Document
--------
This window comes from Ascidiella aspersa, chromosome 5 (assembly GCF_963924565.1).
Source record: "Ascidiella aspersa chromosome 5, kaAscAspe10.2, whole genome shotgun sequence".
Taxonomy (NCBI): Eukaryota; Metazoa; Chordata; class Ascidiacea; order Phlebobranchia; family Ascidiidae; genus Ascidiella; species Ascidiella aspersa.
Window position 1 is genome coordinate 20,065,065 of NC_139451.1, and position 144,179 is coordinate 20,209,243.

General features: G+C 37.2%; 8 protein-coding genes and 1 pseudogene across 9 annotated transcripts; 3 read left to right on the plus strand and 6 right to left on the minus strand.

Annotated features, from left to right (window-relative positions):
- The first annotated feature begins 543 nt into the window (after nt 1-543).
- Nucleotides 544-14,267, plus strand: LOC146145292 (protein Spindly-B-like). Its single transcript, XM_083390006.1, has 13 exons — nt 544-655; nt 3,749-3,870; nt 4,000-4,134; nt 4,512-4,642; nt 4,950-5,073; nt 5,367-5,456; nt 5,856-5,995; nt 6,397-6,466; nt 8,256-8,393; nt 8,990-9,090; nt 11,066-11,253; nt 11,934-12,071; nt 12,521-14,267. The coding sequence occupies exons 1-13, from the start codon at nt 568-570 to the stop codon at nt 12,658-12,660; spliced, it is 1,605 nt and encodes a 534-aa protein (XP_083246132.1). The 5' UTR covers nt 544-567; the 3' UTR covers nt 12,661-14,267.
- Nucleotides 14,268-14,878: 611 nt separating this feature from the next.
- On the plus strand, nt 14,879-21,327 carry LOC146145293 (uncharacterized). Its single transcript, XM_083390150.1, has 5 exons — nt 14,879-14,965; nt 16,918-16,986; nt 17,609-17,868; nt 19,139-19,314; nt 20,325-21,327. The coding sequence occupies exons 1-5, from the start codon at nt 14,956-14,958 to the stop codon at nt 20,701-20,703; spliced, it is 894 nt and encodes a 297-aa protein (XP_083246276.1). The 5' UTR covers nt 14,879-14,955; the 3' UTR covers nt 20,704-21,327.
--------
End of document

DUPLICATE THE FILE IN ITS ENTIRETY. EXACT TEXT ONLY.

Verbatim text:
This window comes from Ascidiella aspersa, chromosome 5 (assembly GCF_963924565.1).
Source record: "Ascidiella aspersa chromosome 5, kaAscAspe10.2, whole genome shotgun sequence".
Taxonomy (NCBI): Eukaryota; Metazoa; Chordata; class Ascidiacea; order Phlebobranchia; family Ascidiidae; genus Ascidiella; species Ascidiella aspersa.
Window position 1 is genome coordinate 20,065,065 of NC_139451.1, and position 144,179 is coordinate 20,209,243.

General features: G+C 37.2%; 8 protein-coding genes and 1 pseudogene across 9 annotated transcripts; 3 read left to right on the plus strand and 6 right to left on the minus strand.

Annotated features, from left to right (window-relative positions):
- The first annotated feature begins 543 nt into the window (after nt 1-543).
- Nucleotides 544-14,267, plus strand: LOC146145292 (protein Spindly-B-like). Its single transcript, XM_083390006.1, has 13 exons — nt 544-655; nt 3,749-3,870; nt 4,000-4,134; nt 4,512-4,642; nt 4,950-5,073; nt 5,367-5,456; nt 5,856-5,995; nt 6,397-6,466; nt 8,256-8,393; nt 8,990-9,090; nt 11,066-11,253; nt 11,934-12,071; nt 12,521-14,267. The coding sequence occupies exons 1-13, from the start codon at nt 568-570 to the stop codon at nt 12,658-12,660; spliced, it is 1,605 nt and encodes a 534-aa protein (XP_083246132.1). The 5' UTR covers nt 544-567; the 3' UTR covers nt 12,661-14,267.
- Nucleotides 14,268-14,878: 611 nt separating this feature from the next.
- On the plus strand, nt 14,879-21,327 carry LOC146145293 (uncharacterized). Its single transcript, XM_083390150.1, has 5 exons — nt 14,879-14,965; nt 16,918-16,986; nt 17,609-17,868; nt 19,139-19,314; nt 20,325-21,327. The coding sequence occupies exons 1-5, from the start codon at nt 14,956-14,958 to the stop codon at nt 20,701-20,703; spliced, it is 894 nt and encodes a 297-aa protein (XP_083246276.1). The 5' UTR covers nt 14,879-14,955; the 3' UTR covers nt 20,704-21,327.